Canada's Legacy Oil + Gas under fire from activist shareholder
By Nia Williams
CALGARY, Alberta, April 20 (Reuters) - Intermediate producer Legacy Oil + Gas formed a special committee on Monday to deal with hedge fund FrontFour Capital's move to gain seats on its board, the first major case of shareholder activism in Canada's oil patch since last year's sharp drop in crude prices.
Calgary-based Legacy, which has assets in the foothills of southern Alberta and light oil operations in the Canadian Bakken region of southern Saskatchewan, came under scrutiny last month after legal documents showed it was backstopping a loan for its chief executive officer, Trent Yanko.
In a statement, the company confirmed it had received notice of Connecticut-based FrontFour's plans to nominate three new directors at Legacy's May 26 annual general meeting, and said a newly formed special committee had reached out to the fund "with the intent of working toward a constructive resolution."
Legacy did not respond immediately to a further request for comment.
"We are not surprised by the activist approach given Legacy's leveraged balance sheet, discounted trading multiple, and recent issues around corporate governance with respect to a personal loan guarantee for its CEO," said RBC Capital Markets analyst Shailender Randhawa.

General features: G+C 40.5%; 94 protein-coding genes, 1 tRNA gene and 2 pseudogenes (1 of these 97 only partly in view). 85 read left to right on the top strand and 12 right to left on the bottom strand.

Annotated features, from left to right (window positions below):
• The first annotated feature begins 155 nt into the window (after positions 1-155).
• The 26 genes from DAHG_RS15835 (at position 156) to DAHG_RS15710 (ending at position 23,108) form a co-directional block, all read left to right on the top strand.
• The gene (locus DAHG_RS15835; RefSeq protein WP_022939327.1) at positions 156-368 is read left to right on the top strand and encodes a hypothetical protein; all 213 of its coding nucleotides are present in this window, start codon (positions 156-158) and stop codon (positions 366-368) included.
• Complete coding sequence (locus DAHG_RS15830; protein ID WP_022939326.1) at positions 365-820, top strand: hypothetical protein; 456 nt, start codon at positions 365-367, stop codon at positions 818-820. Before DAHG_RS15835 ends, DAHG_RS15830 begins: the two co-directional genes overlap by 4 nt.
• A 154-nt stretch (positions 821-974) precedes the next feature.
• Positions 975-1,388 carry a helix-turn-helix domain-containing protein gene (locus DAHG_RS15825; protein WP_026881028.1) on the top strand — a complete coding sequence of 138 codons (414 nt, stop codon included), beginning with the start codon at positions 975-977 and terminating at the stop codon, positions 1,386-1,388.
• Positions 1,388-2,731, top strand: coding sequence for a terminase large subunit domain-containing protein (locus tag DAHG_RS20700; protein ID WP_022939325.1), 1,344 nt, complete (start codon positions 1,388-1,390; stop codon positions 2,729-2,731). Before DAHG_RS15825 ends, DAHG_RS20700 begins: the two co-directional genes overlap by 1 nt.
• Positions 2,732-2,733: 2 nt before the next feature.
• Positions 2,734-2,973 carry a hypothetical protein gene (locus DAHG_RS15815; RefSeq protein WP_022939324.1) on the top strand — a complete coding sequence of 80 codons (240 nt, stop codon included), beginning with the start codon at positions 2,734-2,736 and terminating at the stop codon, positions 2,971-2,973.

Yanko and his wife bought $5.68-million worth of Legacy shares last year through a margin loan from the Bank of Nova Scotia, supported by the lending value of shares owned by the couple.
But last year's oil price drop and accompanying slide in Legacy shares triggered a margin call on the loan in December. In order to avoid the Yanko's shares being sold off, Legacy's board agreed to guarantee the loan.
Activist investors have been eyeing debt-ridden energy companies in recent months as U.S. crude prices tumbled to less than $45 a barrel, from more than $100 last year. Most, however, have been waiting for volatility to subside before making a move. Continued...